Dr Wittemyer argues that, human beings aside, no species on Earth has a more complex society than that of elephants. And elephant society does indeed have parallels with the way humans lived before the invention of agriculture.

The nuclei of their social arrangements are groups of four or five females and their young that are led by a matriarch who is mother, grandmother, great-grandmother, sister or aunt to most of them. Though males depart their natal group when maturity beckons at the age of 12, females usually remain in it throughout their lives.

Within a group, most adult females have, at any given moment, a single, dependent calf. They will not give birth again until this offspring is self-sufficient, which takes about four years. From a male point of view, sexually receptive females are therefore a rare commodity, to be sought out and often fought over. Such competition means that, though capable of fatherhood from the age of about 14, a male will be lucky to achieve it before he is in his 20s. Until that time arrives, he will be seen off by stronger rivals.

Were this all there was to elephant society, it would still be quite complex by mammalian standards — similar in scope to that of lions, which also live in matriarchal family groups that eject maturing males. But it would not deserve Dr Wittemyer’s accolade of near-human sophistication. Unlike lions, however, elephants have higher levels of organisation, not immediately obvious to the observer, that are indeed quite humanlike.

First of all, families are part of wider “kinship” groups that come together and separate as the fancy takes them. Families commune with each other in this way about 10% of the time. On top of this, each kinship group is part of what Dr Douglas-Hamilton, a Scot, calls a clan. Clans tend to gather in the dry season, when the amount of habitat capable of supporting elephants is restricted. Within a clan, relations are generally friendly. All clan members are known to one another and, since a clan will usually have at least 100 adult members, and may have twice that, this means an adult (an adult female, at least) can recognise and have meaningful social relations with that many other individuals.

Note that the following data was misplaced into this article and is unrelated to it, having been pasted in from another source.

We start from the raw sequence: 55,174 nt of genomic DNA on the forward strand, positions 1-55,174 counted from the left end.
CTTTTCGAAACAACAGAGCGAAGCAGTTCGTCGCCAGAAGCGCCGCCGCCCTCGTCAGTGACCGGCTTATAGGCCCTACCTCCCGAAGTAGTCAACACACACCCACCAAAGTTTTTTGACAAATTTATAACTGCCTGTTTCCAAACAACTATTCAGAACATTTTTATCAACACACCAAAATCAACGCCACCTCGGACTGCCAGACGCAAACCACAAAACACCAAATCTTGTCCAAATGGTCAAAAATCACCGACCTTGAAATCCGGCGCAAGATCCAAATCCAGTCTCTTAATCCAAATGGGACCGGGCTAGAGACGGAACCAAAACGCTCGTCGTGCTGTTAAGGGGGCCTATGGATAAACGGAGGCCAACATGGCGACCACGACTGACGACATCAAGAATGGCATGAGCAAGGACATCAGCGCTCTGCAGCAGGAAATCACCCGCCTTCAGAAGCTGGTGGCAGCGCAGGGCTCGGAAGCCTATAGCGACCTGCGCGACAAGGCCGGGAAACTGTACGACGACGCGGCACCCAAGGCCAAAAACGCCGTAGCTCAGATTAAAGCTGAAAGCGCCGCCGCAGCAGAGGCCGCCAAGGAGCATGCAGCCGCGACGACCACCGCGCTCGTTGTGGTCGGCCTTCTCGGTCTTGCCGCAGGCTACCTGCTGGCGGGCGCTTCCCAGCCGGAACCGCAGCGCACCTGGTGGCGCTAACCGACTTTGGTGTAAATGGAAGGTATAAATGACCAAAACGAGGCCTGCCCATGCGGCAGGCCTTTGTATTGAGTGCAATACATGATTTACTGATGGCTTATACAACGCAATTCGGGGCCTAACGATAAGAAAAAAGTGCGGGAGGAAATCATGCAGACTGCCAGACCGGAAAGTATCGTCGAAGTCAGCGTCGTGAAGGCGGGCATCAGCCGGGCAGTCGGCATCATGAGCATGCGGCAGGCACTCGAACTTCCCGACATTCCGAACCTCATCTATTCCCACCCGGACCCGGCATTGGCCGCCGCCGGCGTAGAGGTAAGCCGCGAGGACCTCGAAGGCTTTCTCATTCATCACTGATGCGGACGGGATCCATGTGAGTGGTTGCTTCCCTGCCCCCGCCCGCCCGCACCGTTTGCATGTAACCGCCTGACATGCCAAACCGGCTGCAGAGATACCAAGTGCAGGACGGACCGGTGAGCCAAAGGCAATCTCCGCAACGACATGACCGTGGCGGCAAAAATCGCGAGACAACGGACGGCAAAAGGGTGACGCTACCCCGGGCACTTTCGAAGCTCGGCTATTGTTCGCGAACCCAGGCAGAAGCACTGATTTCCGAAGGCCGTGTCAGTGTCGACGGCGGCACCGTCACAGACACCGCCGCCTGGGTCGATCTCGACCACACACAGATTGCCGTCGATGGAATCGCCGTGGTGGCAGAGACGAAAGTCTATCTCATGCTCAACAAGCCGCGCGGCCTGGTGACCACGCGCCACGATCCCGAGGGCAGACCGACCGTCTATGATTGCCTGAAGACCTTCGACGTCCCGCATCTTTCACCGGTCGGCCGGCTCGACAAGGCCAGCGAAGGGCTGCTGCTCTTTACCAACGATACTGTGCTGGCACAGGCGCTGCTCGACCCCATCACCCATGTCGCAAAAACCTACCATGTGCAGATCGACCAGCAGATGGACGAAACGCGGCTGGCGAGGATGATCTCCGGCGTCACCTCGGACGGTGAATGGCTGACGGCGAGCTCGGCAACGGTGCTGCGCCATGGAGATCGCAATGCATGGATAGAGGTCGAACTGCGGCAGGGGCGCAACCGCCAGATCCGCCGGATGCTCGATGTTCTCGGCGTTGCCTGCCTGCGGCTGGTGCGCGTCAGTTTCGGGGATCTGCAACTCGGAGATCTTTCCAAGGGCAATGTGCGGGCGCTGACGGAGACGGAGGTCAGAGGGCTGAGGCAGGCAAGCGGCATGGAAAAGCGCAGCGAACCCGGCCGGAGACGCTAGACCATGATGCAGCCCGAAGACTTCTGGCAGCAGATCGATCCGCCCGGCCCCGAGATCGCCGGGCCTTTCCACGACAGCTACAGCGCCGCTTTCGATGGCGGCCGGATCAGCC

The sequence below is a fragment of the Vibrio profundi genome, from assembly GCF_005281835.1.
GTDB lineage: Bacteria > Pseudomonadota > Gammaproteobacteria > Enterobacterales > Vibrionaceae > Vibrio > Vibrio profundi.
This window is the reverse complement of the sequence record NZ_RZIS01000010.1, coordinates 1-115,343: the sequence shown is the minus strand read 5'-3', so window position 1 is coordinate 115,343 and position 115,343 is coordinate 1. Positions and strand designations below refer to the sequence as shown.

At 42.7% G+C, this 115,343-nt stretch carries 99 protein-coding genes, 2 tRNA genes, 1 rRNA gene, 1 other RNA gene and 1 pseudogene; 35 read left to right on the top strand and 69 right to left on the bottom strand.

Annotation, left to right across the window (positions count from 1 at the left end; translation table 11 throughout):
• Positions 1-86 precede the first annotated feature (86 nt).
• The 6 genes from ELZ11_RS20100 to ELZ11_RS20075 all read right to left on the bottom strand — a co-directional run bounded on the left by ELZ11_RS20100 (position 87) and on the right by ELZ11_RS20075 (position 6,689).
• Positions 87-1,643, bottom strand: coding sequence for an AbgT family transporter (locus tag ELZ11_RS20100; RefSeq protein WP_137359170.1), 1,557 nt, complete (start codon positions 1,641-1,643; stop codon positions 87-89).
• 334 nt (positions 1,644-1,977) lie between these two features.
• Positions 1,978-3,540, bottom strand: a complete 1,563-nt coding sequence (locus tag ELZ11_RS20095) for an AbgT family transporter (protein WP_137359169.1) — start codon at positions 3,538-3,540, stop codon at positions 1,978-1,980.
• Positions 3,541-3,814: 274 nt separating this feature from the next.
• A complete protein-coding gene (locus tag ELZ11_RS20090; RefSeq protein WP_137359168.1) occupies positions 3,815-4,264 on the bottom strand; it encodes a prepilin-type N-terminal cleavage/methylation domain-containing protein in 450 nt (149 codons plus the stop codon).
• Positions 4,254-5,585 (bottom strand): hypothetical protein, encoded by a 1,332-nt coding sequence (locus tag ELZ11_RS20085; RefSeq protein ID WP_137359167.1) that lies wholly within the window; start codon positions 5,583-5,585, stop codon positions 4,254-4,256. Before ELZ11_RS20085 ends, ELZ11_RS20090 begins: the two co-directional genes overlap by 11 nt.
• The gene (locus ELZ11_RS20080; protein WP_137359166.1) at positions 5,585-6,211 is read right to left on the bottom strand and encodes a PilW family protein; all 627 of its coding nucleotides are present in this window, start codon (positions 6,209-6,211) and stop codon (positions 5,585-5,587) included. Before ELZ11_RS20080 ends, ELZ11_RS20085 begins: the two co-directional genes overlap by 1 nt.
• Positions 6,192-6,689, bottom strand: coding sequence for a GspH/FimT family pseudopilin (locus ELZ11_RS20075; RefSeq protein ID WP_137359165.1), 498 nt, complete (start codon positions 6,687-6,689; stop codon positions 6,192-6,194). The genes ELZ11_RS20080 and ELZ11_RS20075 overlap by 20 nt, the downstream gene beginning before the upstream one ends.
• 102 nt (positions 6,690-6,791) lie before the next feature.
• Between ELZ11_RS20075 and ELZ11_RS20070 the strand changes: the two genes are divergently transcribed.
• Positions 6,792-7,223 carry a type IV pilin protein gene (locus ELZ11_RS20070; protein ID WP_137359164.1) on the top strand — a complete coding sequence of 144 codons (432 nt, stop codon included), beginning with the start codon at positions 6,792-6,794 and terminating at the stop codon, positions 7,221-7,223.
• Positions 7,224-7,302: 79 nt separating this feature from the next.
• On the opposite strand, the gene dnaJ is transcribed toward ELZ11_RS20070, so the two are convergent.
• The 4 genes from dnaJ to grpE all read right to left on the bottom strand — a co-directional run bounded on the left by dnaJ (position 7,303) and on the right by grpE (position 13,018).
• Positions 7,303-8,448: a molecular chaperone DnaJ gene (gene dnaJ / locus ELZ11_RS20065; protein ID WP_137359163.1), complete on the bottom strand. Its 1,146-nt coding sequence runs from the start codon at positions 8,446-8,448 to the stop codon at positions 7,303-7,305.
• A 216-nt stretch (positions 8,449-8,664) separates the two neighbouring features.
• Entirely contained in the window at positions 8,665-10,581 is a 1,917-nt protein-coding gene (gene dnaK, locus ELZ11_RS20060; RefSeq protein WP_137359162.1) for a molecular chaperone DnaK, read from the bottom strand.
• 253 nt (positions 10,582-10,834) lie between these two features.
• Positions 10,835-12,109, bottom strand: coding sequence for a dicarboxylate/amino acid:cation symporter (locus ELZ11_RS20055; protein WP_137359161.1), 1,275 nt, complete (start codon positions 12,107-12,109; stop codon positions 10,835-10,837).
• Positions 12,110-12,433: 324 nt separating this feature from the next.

A figure of between 100 and 200 acquaintances is similar to the number of people with whom a human being can maintain a meaningful social relationship — a value known as Dunbar’s number, after Robin Dunbar, the psychologist who proposed it. Dunbar’s number for people is about 150. It is probably no coincidence that this reflects the maximum size of the human clans of those who make their living by hunting and gathering, and who spend most of their lives in smaller groups of relatives, separated from other clan members, scouring the landscape for food.

Dealing with so many peers, and remembering details of such large ranges, means elephants require enormous memories. Details of how their brains work are, beyond matters of basic anatomy, rather sketchy. But one thing which is known is that they have big hippocampuses. These structures, one in each cerebral hemisphere, are involved in the formation of long-term memories. Compared with the size of its brain, an elephant’s hippocampuses are about 40% larger than those of a human being, suggesting that the old proverb about an elephant never forgetting may have a grain of truth in it.